If it is safe to do so, start collecting and removing important information from your home in anticipation of your exit. For example, locate hard-to-replace documents and over time, remove them from your home and give them to your family lawyer or a trusted family member or friend for safekeeping. To start with, you will want to locate and safely remove the following:


  • Your passport
  • Your children’s passports
  • Birth certificates
  • Sentimental items that you are unable to replace if they go missing or become inaccessible
  • Keys to vehicles or your home


If you cannot gain access to the original documents, consider making copies of them to keep on hand yourself. You can take photos with your phone and upload them to a cloud service, keep paper copies or forward images directly to your lawyer or a family member before deleting images from your devices if necessary. 

We see that family violence tends to escalate, so it is essential to put a plan together to leave, so you know what to do and where to go when it is time. Early planning with your lawyer and other organisations’ will make sure you have the assistance needed.


What If My Phone or Online Search History Is Being Monitored?

Your safety is paramount. If you are concerned that your phone may be being monitored, it can be a good idea to purchase a ‘burner phone’ or to have a friend buy you a phone that is separate from your main contact line. Then, when you do decide to leave your home, you can use the burner phone to contact the 24/7 crisis intervention program offered by the DVCS or your local police without fear of your movements being monitored. These support services will help you gain access to safe emergency accommodation. They can also help you reach out for health care services if they are needed.

If you are concerned that your online activities could be being monitored, use a public library computer or friend’s device to search online.

Our goal in circumstances like these is to make sure you have access to the services you require and are fully informed of your rights and obligations as you take the next step. If you are concerned about how long it may take to get you or your children safe, there are options available to you.


Urgent Court Orders

If required, and upon your consent, we can take urgent, proactive steps to make safe arrangements for you and your children.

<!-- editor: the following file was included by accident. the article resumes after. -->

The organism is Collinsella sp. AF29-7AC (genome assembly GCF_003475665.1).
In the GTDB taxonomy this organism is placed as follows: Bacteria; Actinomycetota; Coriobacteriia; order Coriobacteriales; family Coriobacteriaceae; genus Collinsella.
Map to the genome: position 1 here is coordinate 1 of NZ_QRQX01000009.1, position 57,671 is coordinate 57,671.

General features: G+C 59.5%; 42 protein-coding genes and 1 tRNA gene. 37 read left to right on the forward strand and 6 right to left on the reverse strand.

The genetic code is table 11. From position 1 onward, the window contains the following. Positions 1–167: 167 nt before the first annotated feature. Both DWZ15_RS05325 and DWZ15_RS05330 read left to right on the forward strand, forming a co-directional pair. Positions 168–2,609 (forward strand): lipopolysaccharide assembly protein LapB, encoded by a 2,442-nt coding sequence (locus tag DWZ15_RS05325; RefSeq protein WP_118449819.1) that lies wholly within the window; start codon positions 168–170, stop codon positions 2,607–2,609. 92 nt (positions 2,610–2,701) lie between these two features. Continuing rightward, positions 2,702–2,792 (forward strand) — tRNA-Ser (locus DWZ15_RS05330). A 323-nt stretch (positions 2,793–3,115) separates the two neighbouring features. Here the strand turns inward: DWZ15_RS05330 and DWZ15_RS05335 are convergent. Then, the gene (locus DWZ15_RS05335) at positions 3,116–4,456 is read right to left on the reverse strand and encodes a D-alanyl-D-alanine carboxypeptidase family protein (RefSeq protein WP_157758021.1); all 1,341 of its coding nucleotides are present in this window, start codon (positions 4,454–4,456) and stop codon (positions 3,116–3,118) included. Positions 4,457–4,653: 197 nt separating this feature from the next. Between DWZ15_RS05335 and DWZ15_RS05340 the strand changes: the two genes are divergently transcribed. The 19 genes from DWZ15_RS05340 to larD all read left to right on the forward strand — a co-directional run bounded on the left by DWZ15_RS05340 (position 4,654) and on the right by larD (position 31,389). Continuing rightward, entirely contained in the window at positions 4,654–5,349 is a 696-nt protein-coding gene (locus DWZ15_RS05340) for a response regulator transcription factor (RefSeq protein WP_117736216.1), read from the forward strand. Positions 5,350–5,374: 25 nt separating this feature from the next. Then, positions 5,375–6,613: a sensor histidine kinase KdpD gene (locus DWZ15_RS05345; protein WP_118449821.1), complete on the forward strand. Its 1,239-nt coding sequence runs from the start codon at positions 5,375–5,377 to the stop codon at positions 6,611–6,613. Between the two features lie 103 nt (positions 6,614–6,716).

There are two main avenues for urgent protection:

  1. We can apply for urgent applications to the Federal Circuit & Family Court of Australia for a Family Violence Intervention Order.
  2. We can obtain urgent applications to the Magistrate’s Court for a Domestic Violence Order.


For the offending person, this may result in a restraint of contact, or restrictions on their travel. These Court Orders can be finalised within days while you are in a safe and separate location. While these Orders are not considered a criminal conviction, if the offender breaches any Orders in place, then they will have committed a criminal offence.


How to leave a violent relationship. The first step.

The very first step in how to leave a violent relationship is picking up the phone. Either to the Domestic Violence Crisis Service (DVCS) to reach out to a lawyer for initial advice. A phone call or meeting with a lawyer never equals an obligation for you to do anything more if you do not wish to. It is purely an opportunity for you to learn more about what may be possible for yourself and your children.

In circumstances like these, it is best to speak with a lawyer who works exclusively in family law and supports clients through situations like these, every day. Our team can assist you to learn about your rights, the avenues available to you, and the mechanisms that can be actioned to keep you and your children safe. Our clients get the support they need to safely plan and leave their family violence situations. If that means it’s best to first speak with you on the phone, at a park, at the hairdresser or somewhere else, then that’s what we will do.

Related Articles: What can I do to escape family violence?


DDCS Lawyers specialise in providing advice for people who are experiencing or have experienced, family violence. If you would like to speak to one of our team, contact us on (02) 6212 7600 to book a consultation.